If you ask a young child what career path he or she wants to take as an adult, many of them will say, “teacher,” “doctor,” or even “police officer.” All are respectable careers; all require different types of training. So, how do you advise a person considering a law enforcement career? What do you do if you yourself are interested in law enforcement? Let’s explore the steps to becoming an officer and various career options in law enforcement.

First, all individuals wishing to join the police force must meet certain criteria. First, each candidate must have either a high school diploma or a GED. He or she must be a United States citizen and have a valid driver’s license. Age requirements vary by department, but most require an individual to be at least 18 (some agencies have a minimum age requirement of 21). Also, having a felony criminal record will disqualify a potential law officer candidate. Once these qualifications have been met, each potential officer will need training.

Attending police academy is the next step in becoming a law officer. Before one can be admitted to the academy, he or she must pass a written exam. Different schools and jurisdiction levels require different types of exams, so be aware that no uniform exam exists for all academies. Upon successfully completing the police academy, candidates can apply for a position. New officers are expected to start at entry level but can work their way up by passing promotional exams, getting good performance reviews, and obtaining further educational training within the department.

While a bachelor’s degree is not necessary in order to become a law enforcement officer, higher level, and federal positions are easier to obtain when you have a degree. Often, working officers find that they need some type of degree in order to get promoted, so they attend online classes. One should also be aware that certain federal positions may require a master’s degree in addition to work experience. Potential law officers should consider their personal career goals when deciding upon the level of education they wish to pursue.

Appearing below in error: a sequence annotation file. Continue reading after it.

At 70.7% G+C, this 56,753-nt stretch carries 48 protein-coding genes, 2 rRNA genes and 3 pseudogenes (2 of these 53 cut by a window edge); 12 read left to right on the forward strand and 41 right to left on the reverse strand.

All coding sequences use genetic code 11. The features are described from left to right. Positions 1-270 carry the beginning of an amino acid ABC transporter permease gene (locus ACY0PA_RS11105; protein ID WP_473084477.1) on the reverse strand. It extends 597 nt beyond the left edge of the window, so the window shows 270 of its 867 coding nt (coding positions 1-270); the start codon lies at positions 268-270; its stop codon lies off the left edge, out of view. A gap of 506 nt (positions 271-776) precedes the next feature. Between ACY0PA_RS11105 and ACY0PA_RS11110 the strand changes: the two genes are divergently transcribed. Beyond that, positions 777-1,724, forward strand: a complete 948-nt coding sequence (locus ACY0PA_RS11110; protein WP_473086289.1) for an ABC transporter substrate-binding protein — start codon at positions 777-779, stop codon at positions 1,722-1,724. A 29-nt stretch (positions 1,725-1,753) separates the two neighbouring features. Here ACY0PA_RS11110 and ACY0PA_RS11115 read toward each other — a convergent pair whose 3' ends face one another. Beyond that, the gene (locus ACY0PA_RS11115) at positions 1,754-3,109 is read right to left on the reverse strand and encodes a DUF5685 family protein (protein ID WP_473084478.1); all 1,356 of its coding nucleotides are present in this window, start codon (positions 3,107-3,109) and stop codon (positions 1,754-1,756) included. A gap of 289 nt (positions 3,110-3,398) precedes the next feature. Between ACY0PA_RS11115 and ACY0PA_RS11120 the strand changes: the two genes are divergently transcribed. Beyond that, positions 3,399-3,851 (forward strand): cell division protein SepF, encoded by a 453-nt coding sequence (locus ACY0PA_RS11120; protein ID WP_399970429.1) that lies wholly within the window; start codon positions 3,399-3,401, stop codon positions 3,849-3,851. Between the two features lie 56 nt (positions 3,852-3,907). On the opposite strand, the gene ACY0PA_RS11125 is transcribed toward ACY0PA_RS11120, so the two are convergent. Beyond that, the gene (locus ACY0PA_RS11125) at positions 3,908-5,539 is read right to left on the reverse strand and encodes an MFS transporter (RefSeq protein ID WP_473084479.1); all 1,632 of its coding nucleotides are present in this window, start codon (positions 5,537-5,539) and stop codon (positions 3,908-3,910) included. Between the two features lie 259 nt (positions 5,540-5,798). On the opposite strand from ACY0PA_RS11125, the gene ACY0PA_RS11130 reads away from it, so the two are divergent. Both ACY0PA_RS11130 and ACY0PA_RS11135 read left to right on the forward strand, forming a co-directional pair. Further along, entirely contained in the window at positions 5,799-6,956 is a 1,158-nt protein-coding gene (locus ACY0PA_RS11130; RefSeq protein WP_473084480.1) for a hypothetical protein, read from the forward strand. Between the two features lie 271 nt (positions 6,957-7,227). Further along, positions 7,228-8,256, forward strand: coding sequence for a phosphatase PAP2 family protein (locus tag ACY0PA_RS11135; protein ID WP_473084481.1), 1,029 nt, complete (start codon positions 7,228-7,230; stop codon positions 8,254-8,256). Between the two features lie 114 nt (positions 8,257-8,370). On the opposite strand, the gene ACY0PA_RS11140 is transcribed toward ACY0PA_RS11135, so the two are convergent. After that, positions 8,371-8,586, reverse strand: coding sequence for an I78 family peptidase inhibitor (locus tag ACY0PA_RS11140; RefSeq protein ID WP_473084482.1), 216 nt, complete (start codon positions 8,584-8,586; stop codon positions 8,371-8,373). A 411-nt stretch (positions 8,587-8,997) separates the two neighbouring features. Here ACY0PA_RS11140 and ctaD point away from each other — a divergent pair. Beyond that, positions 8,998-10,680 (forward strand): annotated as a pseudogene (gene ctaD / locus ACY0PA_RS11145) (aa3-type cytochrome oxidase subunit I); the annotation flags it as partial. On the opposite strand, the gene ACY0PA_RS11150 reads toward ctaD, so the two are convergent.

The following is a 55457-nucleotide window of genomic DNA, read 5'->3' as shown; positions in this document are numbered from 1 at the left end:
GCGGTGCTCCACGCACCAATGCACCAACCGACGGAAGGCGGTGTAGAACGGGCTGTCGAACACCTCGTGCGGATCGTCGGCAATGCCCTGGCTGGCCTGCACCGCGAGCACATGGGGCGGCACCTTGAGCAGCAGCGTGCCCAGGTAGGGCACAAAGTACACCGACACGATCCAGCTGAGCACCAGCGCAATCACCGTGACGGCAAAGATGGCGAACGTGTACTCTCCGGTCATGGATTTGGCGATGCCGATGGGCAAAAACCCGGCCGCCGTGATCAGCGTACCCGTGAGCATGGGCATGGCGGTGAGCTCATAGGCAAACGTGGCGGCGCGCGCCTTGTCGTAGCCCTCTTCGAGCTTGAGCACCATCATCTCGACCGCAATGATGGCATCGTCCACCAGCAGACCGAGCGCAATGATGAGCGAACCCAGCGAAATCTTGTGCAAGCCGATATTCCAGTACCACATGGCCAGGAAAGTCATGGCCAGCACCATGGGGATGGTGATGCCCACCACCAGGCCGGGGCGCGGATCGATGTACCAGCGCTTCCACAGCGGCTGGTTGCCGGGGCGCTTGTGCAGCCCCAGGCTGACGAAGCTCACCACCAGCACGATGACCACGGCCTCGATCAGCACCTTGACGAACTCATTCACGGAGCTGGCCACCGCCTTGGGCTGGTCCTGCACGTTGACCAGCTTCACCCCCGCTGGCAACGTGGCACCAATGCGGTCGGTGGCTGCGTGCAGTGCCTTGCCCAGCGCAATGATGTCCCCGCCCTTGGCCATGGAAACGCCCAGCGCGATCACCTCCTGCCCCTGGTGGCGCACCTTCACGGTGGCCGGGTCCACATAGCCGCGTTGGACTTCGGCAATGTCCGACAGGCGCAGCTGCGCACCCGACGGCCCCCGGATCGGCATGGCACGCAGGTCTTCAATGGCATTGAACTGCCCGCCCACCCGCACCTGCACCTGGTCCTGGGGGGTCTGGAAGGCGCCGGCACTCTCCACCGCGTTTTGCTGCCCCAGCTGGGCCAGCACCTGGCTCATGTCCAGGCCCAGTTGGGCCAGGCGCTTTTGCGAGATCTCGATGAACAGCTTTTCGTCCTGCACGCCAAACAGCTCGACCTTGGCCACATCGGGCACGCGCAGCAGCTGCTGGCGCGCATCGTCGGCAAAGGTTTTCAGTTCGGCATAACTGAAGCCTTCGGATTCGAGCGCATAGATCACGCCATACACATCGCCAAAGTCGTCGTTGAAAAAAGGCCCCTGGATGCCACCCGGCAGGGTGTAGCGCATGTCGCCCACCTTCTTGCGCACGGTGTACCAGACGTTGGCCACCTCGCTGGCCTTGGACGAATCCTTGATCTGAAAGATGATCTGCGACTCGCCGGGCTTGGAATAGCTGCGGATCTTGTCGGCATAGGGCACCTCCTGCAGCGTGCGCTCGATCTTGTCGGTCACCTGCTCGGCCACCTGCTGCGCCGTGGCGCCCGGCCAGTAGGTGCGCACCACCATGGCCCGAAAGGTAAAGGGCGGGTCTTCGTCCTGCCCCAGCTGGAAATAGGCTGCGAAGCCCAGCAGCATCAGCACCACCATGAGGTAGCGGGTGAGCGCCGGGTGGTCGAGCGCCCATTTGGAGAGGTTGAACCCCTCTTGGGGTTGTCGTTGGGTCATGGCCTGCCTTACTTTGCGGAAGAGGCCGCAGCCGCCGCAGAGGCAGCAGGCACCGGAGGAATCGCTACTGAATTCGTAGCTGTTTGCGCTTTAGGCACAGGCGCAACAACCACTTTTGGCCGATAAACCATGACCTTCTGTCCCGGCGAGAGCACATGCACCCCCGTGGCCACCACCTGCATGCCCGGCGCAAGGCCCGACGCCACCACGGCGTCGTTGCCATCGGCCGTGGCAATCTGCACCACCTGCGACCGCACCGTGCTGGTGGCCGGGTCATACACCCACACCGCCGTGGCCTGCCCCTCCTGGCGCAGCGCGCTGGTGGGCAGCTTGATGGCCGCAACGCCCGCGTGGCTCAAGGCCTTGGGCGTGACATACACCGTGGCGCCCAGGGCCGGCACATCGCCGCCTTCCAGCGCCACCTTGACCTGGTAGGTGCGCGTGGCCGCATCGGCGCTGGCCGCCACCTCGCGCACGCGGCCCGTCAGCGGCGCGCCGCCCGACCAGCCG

What happens while students are attending the police academy? Expect lots of fitness training. Exact requirements will vary, but some academies expect graduates to be able to run up to one and a half miles, climb a chain link fence, complete an obstacle course, and sprint 500 yards. Students will train in defensive techniques – some academies even utilize martial arts tactics as defense mechanisms – and will learn how to restrain and disarm offenders. Each academy follows its own curriculum, but four common studies include weapons training, police strategy (which includes legal knowledge and arrest procedures), community collaboration and first aid, and mental toughness. Upon graduation, one is ready to apply to work with local police departments and Sheriff’s departments. (Depending upon the location of the academy one attends, he or she is prepared for employment in either department. Various Sheriff’s departments value previous military experience. Otherwise, the qualifications for and education process to become a deputy are about the same as that of a city police officer.)

Federal agent jobs, however, require specialized education, a bachelor or master’s degree, and different academy training. The minimum age requirement for an agent is 23, and most agencies prefer at least three years of law enforcement experience to be hired. A basic special agent course entails 29 weeks of intense training in physical fitness, leadership and tactical training, and security measure instruction.

Another point to consider is compensation. Beginning city police officers will earn about $44, 160 annually. This is a national average – pay will vary according to location. Contrast this with the (national) average pay of an entry-level federal agent is $63, 788. Surprisingly, deputy sheriffs are compensated at an average of $42, 393. In light of these numbers, one can see how different levels of education can affect first-year salaries.

A career in law enforcement can be one of the most demanding careers, yet it can also be quite rewarding. Hopefully, those same children who dream of being officers will devote themselves to the necessary training and enjoy the benefits of being one of the most important elements of any community.


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